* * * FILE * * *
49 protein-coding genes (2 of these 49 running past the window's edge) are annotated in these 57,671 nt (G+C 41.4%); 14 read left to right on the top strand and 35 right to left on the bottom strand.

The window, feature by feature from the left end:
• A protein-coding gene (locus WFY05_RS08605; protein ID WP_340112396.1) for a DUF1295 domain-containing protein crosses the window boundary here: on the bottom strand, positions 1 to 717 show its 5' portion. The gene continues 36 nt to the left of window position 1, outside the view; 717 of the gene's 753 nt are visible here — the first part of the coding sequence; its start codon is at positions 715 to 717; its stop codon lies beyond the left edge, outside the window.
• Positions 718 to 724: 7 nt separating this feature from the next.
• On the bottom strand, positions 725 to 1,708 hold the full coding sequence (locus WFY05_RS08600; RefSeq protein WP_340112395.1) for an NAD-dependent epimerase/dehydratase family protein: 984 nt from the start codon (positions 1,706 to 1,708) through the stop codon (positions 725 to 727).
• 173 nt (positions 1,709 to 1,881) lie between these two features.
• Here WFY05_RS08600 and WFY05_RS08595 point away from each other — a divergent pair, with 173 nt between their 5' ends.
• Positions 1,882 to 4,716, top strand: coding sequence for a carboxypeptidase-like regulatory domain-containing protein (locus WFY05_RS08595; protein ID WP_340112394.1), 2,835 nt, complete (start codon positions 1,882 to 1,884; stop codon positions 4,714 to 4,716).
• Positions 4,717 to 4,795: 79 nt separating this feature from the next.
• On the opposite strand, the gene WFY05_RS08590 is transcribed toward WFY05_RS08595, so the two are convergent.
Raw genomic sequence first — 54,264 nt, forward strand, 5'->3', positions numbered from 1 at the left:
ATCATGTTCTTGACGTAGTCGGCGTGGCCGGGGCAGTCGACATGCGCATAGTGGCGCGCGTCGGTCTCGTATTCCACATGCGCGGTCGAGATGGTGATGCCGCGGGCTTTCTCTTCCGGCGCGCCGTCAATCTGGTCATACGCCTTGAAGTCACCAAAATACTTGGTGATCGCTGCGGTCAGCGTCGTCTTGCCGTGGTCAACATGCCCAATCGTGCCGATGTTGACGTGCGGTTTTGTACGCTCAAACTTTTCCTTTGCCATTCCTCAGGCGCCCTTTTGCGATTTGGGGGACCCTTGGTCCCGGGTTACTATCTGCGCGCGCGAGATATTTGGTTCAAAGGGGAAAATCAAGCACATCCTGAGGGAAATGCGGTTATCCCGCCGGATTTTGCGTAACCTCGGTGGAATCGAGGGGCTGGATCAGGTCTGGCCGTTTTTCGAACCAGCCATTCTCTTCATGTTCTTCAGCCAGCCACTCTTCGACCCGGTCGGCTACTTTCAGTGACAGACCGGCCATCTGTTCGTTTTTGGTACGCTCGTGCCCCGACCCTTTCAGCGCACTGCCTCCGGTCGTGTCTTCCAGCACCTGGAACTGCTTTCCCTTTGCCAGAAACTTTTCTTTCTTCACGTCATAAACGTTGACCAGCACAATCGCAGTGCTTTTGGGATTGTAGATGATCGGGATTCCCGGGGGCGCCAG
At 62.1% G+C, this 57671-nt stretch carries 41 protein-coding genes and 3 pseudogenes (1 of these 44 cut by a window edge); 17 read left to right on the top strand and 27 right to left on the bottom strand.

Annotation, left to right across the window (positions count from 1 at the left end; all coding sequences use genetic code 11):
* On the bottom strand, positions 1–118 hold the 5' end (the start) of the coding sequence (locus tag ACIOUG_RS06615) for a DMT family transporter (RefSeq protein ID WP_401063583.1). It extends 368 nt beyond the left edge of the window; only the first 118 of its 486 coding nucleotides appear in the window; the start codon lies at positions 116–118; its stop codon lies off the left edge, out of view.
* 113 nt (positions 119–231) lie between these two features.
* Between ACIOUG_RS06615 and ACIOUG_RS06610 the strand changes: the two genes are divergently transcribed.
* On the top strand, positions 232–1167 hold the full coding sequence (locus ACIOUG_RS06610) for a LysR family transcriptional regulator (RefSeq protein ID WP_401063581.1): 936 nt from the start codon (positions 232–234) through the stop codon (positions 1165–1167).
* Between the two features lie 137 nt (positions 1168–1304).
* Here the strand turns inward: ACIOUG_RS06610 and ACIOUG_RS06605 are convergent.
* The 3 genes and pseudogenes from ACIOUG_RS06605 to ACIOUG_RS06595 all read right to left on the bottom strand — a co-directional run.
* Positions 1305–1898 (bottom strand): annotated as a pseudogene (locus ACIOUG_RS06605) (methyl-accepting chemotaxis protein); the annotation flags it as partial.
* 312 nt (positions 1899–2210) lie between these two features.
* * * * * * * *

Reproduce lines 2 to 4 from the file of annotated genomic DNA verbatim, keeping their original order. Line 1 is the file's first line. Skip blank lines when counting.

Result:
The window, feature by feature from the left end:
• A protein-coding gene (locus WFY05_RS08605; protein ID WP_340112396.1) for a DUF1295 domain-containing protein crosses the window boundary here: on the bottom strand, positions 1 to 717 show its 5' portion. The gene continues 36 nt to the left of window position 1, outside the view; 717 of the gene's 753 nt are visible here — the first part of the coding sequence; its start codon is at positions 715 to 717; its stop codon lies beyond the left edge, outside the window.
• Positions 718 to 724: 7 nt separating this feature from the next.